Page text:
The Council has therefore indirectly identified the biggest problem in the housing market from a structural perspective. The combination of Federal Government and Federal Reserve has created an interest rate structure that is artificially low. The Federal Guarantee lowers the risk premium on mortgages; and then the Federal Reserve lowers it some more through QE. As a result, the term structure of interest rates is so low that private capital cannot be adequately compensated for the risks that it is taking in the housing market at the current level of interest rates. There is therefore no incentive for private capital to increase its involvement. In fact private capital is actually using the artificially low rates of interest to exit the business at a profit. GE owns the latest “Real Estate Shadow Banking” operation to accelerate its exit through trade sales and potential IPO at GE Capital[v]. Clearly GE’s bottom line will no longer be driven by financial services in the future. The Federal Government and the Federal Reserve can thus never leave the housing sector, until interest rates are much higher. Higher interest rates right now however, would kill the housing market and the economy. The Federal Reserve is trying to manage the course of interest rates higher, so that private capital will engage again. The rise in interest rates must however not be too swift and violent; because it would do extreme damage to the economic recovery, which would then require more Federal intervention. The clumsy communications from the Federal Reserve represent the dangers associated with this managed exit strategy from QE. The only way for the Federal Reserve to get out without a loss, is to buy assets at a discount and allow them to mature at par.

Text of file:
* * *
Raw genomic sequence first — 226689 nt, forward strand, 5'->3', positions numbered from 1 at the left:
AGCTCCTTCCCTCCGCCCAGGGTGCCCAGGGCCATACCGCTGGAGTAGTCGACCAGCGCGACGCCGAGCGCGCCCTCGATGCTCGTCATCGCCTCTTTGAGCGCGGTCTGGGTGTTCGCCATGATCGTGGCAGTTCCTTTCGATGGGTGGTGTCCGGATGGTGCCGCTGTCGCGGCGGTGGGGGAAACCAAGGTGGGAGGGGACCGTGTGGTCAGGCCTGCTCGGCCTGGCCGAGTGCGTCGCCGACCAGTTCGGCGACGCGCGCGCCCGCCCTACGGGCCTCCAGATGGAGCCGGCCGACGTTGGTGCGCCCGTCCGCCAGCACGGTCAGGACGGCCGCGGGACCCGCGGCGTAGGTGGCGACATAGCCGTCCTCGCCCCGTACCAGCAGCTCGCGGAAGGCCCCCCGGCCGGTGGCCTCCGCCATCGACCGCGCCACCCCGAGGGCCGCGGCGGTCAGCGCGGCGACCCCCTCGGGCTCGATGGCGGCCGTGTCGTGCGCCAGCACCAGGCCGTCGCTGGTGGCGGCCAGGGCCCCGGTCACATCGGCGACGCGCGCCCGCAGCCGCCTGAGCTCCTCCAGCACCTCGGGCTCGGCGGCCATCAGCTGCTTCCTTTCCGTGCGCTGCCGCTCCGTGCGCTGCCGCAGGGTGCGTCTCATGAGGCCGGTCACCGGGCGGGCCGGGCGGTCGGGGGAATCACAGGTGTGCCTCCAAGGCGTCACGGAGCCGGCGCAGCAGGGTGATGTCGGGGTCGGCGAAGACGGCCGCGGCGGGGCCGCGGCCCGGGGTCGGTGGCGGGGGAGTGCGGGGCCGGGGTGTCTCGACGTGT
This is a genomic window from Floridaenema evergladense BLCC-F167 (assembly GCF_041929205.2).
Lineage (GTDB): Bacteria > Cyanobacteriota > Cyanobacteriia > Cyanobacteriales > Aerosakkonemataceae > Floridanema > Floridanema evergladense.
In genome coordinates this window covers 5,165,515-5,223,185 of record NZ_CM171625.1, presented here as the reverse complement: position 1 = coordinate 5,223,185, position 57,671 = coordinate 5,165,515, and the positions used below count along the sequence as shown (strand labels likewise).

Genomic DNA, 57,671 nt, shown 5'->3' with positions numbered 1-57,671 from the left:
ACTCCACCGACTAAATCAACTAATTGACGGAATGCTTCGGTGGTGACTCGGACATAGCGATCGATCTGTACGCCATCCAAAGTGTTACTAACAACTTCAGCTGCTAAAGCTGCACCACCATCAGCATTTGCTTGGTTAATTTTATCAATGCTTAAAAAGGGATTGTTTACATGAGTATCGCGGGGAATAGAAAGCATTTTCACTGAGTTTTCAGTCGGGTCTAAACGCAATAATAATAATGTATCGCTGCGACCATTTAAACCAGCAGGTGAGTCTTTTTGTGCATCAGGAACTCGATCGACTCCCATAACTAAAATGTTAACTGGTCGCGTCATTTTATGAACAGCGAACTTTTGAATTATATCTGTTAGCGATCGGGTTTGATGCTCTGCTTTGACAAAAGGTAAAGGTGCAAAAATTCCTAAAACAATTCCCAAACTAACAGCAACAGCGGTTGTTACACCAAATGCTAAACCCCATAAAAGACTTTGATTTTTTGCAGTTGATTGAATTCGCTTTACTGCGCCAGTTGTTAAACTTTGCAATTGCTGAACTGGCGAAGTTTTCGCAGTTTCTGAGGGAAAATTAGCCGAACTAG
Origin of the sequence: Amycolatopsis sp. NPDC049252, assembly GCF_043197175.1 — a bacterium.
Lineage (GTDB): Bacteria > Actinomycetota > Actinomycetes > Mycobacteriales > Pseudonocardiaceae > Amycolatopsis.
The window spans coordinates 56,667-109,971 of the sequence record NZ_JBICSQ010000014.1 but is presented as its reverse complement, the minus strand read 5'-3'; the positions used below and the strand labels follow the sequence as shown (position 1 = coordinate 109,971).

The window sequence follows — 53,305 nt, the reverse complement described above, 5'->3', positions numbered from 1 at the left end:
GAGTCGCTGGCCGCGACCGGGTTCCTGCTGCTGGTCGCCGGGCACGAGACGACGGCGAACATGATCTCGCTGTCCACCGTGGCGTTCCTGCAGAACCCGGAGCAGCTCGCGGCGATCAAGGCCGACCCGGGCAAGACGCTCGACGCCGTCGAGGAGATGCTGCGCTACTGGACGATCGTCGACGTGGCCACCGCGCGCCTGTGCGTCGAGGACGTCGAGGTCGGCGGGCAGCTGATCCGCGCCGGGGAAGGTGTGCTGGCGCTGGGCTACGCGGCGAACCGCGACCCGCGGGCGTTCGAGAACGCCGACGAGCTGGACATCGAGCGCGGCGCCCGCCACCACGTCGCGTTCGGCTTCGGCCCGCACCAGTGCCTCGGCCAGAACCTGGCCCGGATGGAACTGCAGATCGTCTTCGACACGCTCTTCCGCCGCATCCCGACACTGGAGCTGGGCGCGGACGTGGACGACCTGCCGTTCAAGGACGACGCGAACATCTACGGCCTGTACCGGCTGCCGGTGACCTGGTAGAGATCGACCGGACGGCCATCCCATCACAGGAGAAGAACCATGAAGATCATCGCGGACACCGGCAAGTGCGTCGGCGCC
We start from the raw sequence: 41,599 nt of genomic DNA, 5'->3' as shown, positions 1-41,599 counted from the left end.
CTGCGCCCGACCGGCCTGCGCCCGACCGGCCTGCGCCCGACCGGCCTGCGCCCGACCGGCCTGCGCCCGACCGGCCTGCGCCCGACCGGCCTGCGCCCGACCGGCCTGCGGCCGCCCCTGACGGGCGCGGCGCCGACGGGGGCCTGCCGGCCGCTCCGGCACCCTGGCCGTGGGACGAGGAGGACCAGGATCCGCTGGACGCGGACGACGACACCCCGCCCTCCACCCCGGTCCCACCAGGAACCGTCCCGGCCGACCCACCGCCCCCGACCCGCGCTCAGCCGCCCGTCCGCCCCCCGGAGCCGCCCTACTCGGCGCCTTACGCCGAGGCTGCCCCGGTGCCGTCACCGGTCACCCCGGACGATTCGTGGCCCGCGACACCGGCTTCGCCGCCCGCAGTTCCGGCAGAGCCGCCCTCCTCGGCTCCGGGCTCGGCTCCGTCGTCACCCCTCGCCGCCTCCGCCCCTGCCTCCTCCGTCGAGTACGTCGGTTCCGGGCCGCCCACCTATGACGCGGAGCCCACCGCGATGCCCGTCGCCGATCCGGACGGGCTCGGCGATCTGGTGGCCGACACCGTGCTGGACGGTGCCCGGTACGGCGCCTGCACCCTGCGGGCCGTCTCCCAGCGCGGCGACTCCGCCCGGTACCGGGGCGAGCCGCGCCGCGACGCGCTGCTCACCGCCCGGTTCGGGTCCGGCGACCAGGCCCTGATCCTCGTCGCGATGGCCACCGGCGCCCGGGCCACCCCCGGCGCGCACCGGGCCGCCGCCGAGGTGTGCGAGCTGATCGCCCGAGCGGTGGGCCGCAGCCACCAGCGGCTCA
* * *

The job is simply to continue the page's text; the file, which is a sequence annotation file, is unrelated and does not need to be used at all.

The rating agencies have been stigmatized by their failures before and during the “Credit Crunch”. This time around, it seems that Fitch is determined to get ahead of the game without being the alarmist “Canary in the Coalmine” who triggers the next crisis. Its latest comments, from the report entitled “US Residential Recovery Too Fast in Some Local Economies”, show how it is walking this thin line of egg-shells:

“Recent regulations have limited the pace of foreclosure sales and the large percentage of underwater borrowers continues to hope for further price increases to be able to sell their homes at a profit.”

In relation to rental investors it said:

“supply-demand imbalance is even more pronounced”

“artificially high,”


Fitch is now positioned to start making the downgrades. It has specifically called out the rental speculators; and so it is actually helping the Fed deflate the housing bubble.

Advanced signals of the slowing in the housing market have also recently started to come from the construction sector itself. The latest April Construction Spending data clearly shows a slowing pace of activity.